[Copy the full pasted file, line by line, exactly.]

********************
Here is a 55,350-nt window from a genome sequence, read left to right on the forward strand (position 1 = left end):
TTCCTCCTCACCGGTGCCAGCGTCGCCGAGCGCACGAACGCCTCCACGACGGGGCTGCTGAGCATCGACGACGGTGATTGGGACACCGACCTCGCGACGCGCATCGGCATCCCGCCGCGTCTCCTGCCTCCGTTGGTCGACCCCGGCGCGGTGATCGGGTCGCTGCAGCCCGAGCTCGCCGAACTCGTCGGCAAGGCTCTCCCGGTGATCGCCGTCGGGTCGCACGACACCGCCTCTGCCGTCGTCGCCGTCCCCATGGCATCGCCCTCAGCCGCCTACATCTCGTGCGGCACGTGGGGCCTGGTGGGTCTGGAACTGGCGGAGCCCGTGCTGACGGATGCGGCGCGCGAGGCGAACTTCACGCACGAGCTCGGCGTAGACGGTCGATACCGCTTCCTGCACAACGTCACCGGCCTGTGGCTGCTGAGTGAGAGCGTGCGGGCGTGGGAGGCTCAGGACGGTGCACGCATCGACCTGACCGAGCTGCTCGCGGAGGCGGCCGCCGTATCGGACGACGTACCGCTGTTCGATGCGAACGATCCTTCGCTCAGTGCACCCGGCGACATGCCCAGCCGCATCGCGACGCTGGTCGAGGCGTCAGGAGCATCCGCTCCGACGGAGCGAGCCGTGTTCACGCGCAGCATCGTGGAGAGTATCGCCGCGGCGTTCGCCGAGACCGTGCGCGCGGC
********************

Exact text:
Here is a 55,350-nt window from a genome sequence, read left to right on the forward strand (position 1 = left end):
TTCCTCCTCACCGGTGCCAGCGTCGCCGAGCGCACGAACGCCTCCACGACGGGGCTGCTGAGCATCGACGACGGTGATTGGGACACCGACCTCGCGACGCGCATCGGCATCCCGCCGCGTCTCCTGCCTCCGTTGGTCGACCCCGGCGCGGTGATCGGGTCGCTGCAGCCCGAGCTCGCCGAACTCGTCGGCAAGGCTCTCCCGGTGATCGCCGTCGGGTCGCACGACACCGCCTCTGCCGTCGTCGCCGTCCCCATGGCATCGCCCTCAGCCGCCTACATCTCGTGCGGCACGTGGGGCCTGGTGGGTCTGGAACTGGCGGAGCCCGTGCTGACGGATGCGGCGCGCGAGGCGAACTTCACGCACGAGCTCGGCGTAGACGGTCGATACCGCTTCCTGCACAACGTCACCGGCCTGTGGCTGCTGAGTGAGAGCGTGCGGGCGTGGGAGGCTCAGGACGGTGCACGCATCGACCTGACCGAGCTGCTCGCGGAGGCGGCCGCCGTATCGGACGACGTACCGCTGTTCGATGCGAACGATCCTTCGCTCAGTGCACCCGGCGACATGCCCAGCCGCATCGCGACGCTGGTCGAGGCGTCAGGAGCATCCGCTCCGACGGAGCGAGCCGTGTTCACGCGCAGCATCGTGGAGAGTATCGCCGCGGCGTTCGCCGAGACCGTGCGCGCGGC